How do you follow your heart during wartime? This remarkable treasure trove of letters gives a unique insight into home-front life and romance
Eileen Alexander was a brilliant scholar, graduating from Cambridge in 1939. Her academic career derailed by the war, she lived in London with her wealthy and eccentric Jewish family. She sought to make herself useful in various war offices, finally finding a post in the Secretariat Division in Central London. In nearly 1,400 letters to her friend, later fiancé, Gershon Ellenbogen, a flight lieutenant in the intelligence branch of the RAF, she chronicled life on the home front. The pair met as students in 1938 and the charm of the letters is watching Eileen fall in love, with Gershon proposing in 1941. ‘I wonder,’ she wrote, ‘what anybody would think if they came across my letters? I think they’d say: “This girl never lived ’til she loved” – and it would be true.’ These long-lost love notes – a chance Ebay find – complete with Eileen’s grammatical quirks, give a glimpse of a country at war and what it was to be a woman at the time.
Wednesday 25 August 1939
I wish I were a cabinet minister, Gershon – nothing like this could ever have happened. When Italy attacked Abyssinia, I’d have put two nasty, bristling battle cruisers across the Suez Canal (strictly illegal, of course – but oh! what a gesture) and then I’d have cocked a snook at Mussolini (I never liked his face anyway) and I’d have written a rude note to Hitler saying that I knew all about why he was holding Mussolini’s hand – so as to keep his mind off Austria. And now look what a nasty mess we’re in – all because no one thought of including me in the Cabinet. As a matter of fact, I’m frightened. I just wanted to tell someone I was. Let’s not mention it again.
Friday 1 September 1939
On hearing Hitler’s ‘peace’ proposals over the wireless last night, I begin to feel a warm glow at the idea of punishing the insolent brute as well! I have now heard from Miss Sloane [secretary to Leslie Hore-Belisha, Secretary of State for War and a friend of Eileen’s family]. There is nothing but clerical work at the War Office for the present but she advises the Censorship office. I have written to the Censorship, telling them how clever and useful I am, and how silly they’d be not to have me. You are likely to have a great deal to do and worry about during the next few weeks. Please darling, if you are bothered or busy, don’t attempt to write me long letters. I’d be glad of postcards – to know how you are.
Left: Gershon in 1947: he became a barrister and was a Liberal candidate in the 1950 election. Right: Eileen, aged 15, in 1933
Sunday 3 September 1939
We have just been listening to Chamberlain’s announcement that we are at war. There is nothing more to be said except God bless you and keep you, and everyone else who is going to help in blotting out slavery and brutality, from too much sorrow and pain.
Monday 24 June 1940
I went to Kilburn with my mother this morning to buy vegetables (vegetables are cheaper in Kilburn). You burst open pea-pods & taste the peas & unless they’re a Solace in the Raw, you Reject them. You squeeze cabbages & unless they squeak, you say in a voice of withering scorn, that they Have no Heart – and cast them from you.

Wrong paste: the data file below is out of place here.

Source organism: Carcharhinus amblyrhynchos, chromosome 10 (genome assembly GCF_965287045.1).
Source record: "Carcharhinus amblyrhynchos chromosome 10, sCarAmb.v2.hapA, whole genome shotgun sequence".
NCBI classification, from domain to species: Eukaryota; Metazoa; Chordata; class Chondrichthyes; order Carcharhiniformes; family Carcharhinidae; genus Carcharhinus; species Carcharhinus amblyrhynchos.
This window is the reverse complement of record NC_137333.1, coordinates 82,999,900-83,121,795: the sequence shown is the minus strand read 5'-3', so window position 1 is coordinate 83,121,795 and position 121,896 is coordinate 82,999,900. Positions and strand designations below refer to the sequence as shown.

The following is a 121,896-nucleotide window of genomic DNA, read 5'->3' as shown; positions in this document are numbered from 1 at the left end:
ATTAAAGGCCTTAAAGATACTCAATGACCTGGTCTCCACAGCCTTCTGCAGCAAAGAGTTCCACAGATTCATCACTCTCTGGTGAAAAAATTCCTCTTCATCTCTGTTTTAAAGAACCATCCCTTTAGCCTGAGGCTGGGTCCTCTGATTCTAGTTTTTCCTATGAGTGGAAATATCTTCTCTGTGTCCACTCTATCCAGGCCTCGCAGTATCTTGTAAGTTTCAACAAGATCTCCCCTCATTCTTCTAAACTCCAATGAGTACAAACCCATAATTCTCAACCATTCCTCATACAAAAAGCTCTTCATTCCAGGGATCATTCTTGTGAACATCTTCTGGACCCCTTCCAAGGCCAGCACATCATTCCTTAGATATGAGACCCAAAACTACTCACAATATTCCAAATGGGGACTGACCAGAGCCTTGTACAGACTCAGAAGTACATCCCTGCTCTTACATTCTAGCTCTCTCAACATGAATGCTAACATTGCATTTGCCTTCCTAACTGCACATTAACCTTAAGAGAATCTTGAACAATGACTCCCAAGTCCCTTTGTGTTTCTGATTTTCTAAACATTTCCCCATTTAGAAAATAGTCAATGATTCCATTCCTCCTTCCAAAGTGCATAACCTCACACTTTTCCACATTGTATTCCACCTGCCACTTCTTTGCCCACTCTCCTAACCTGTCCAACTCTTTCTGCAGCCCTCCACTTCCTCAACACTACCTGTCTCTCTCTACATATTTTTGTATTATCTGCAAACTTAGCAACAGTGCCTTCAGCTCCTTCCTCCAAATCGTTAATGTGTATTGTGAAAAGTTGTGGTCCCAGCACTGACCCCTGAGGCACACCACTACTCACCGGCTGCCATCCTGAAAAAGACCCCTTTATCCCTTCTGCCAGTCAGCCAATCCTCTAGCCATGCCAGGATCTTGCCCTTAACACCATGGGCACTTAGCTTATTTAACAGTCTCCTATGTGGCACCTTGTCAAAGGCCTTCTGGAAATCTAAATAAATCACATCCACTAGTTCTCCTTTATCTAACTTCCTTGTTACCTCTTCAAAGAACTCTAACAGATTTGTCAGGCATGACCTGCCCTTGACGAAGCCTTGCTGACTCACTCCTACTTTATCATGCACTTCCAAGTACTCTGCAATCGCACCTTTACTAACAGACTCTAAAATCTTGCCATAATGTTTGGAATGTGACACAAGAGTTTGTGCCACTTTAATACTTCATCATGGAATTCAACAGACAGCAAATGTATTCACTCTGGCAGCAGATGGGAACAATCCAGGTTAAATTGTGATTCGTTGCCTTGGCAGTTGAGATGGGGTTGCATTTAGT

A lettuce that you can’t stub your finger on is No Good – & when strawberries are two shillings a pound, you lose Heart & decide that you might as well have done your shopping at Swiss Cottage & saved a 2d bus fare.
Thursday 25 June 1940
Oh! darling, things that love night love not such things as these. The sirens started screaming at 1.15. I got up to see what my parents were doing – and Pa took such exception to my suggestion that we should all stay in bed, that I put on my new dressing gown, wrapped my eiderdown round me & followed him to our outside shelter. It was a clear, still night and the stars couldn’t have been more sharply focused if there had been a frost. We packed into the shelter like chocolate stick-biscuits in a round tin. We sat in deckchairs – large deckchairs – & my feet didn’t reach the ground. At about 2.30 (the shelter is distempered concrete & as bare as a picked bone, and I was getting colder & colder) I was suddenly doubled up with cramp. Anyway, I quaffed a sherry glass full of brandy & warm water in one nose-wrinkling gulp & went to bed.
Saturday 6 July 1940
Yesterday I was able to collect quite a considerable parcel of jewellery to send to the Red Cross. I found I had a lot of gold bangles and lockets & trinkets which could be melted down for their metal value & I sent, as well, a diamond & sapphire bar brooch, a brilliant brooch and a seed pearl & lapis lazuli necklace. In the afternoon my parents took me to Christie’s to see the things people had sent. The jewellery was rather staggering – colossal diamond necklaces and superb single-stone rings.
Monday 12 August 1940
If you spent every second of your time with me for the next 70 years, I should still be clucking at the end of it because you were going to leave me for an hour – and you talk to me about months. Oh! darling, don’t go overseas – at the thought my heart is turned to stone.
Saturday 17 August 1940